Out of Breath

In the span of two days I received an onrush of bad news that swept me up and took my breath away.

A friend’s brother died in his bed yesterday. A colleague’s brother was discovered dead in a field. My son’s mentor was rushed to the ER for colon surgery. My neighbor is battling lung cancer.

This leaves me bewildered and numb.

What do we make of trials? If you’re like me, I’m never prepared for them. They always surprise me and yet they shouldn’t because Jesus warned us we would have them in this life. fullsizerender-21

I was looking at quotes from John Newton and found this one:

“Trials remedy fictional escapism. Trials are the onrush of stinging realism crashing the idealized party we call ‘life.’ When these serious trials interrupt our lives, we ‘run simply and immediately to our all-sufficient Friend, feel our dependence, and cry in good earnest for help.’ But when all is well, when life seems peaceful and prosperous, and when the difficulties in life are small, then ‘we are too apt secretly to lean to our own wisdom and strength, as if in such slight matters we could make shift without him.’ We lose out on communion with Christ when we gorge on entertainment.”

What a commentary! Life as fictional escape, a movie of our own making filled with a diet of entertainment. With technology at our fingertips, this indicts everybody.

I’m guilty. I’ve either reading a book, watching TV, or living in my own head. And I think this is life. No wonder I need shaking up and waking up. I need to remember I’m a clay jar with a lot of cracks in it.  And I need to live close to the potter, otherwise I’ll dry up and smash to pieces.

What about you?

Talk to me.

 

 

 

The Horror of Idolatry

I’ve been reading Iain Duguid’s commentary on the book of Ezekiel. As you know, Ezekiel was an Old Testament prophet who was given the unenviable task of indicting the nation of Israel for its sins of idolatry. They preferred every carved image to the God who loved and saved them. And God was furious at them and he wanted them to know that.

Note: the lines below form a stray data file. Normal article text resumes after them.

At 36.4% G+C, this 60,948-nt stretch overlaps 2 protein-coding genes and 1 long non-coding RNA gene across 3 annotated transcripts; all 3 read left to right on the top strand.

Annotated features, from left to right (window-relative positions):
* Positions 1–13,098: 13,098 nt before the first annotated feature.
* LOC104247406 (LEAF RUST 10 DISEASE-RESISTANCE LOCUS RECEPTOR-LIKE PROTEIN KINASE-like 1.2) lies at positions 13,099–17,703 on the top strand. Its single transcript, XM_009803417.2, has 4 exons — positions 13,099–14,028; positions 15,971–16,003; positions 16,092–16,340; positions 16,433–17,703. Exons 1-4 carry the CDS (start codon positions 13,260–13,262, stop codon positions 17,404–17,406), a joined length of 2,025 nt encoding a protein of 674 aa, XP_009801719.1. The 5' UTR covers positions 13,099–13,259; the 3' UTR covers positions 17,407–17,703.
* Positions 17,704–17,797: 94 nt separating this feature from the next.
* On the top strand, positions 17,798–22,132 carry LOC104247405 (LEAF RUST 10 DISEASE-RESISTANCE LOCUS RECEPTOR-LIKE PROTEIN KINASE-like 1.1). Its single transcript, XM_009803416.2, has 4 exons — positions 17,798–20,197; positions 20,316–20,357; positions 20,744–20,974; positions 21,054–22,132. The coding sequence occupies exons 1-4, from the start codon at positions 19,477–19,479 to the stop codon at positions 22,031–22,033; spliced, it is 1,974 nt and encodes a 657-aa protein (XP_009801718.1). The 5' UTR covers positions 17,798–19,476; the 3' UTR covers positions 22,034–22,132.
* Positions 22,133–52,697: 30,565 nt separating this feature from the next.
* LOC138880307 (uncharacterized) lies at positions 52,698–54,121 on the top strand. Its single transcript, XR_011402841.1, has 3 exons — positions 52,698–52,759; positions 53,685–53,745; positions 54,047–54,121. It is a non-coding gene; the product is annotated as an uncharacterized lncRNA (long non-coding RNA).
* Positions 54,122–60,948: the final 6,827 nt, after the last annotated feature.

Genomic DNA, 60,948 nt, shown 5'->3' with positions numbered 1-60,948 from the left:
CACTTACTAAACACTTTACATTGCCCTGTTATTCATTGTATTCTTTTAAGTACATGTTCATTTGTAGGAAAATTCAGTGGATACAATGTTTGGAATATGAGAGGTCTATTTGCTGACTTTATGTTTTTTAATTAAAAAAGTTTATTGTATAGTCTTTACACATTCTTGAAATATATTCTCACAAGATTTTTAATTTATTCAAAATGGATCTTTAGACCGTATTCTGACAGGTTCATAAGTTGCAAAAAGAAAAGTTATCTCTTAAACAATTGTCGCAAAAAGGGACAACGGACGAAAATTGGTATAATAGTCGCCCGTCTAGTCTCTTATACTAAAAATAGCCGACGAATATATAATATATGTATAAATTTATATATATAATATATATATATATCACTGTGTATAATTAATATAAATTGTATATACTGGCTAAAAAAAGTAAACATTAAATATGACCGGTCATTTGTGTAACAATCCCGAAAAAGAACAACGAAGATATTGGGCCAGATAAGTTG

“Idolatry is adultery because it makes me unfaithful to God and his truth. It flows from the inordinate desire for a person, plan, or sensation, a desire stronger than my love for God and my desire to obey him,” Duguid says.

That pretty much slays me.

Duguid goes on to say, “Idolatry is the desire for something other than God at the center of my life acting like my guiding star, the source of meaning in my life.”

How often I live my life, as a Christian, desiring things that God has not given me and believing if I had them I’d be a happier person. The advertising industry thrives on that lie. So does the devil with his poisonous thoughts that suggest that God is stingy, or has overlooked me, or marginalized me in his kingdom.

We are not immune from the siren calls of the world and it’s temptations. If that doesn’t get us, then it’s our flesh that clamors for more attention, and if we can be the center of the universe, all the better. But even if we can withstand the flesh, there’s the devil lurking in the background waiting to bait us with his venom.

Is it any wonder we are messes?  IMG_4730

But there’s hope for messes. Jesus died for messes. He nailed us to his cross so we could be given a clean slate in his new life.

We are the only people on earth who have died and been resurrected! Do you realize that?

It happened at the cross. When Jesus died there, we died with him. When he was buried, we were in the tomb with him. And when he was resurrected on the third day, he took us with him! What a glorious trip!

Do you believe that? You should. See Romans 6.

These truths all flow out of our union with Christ.

And how did we get there?

God put us there. See 1 Corinthians 1:30-31.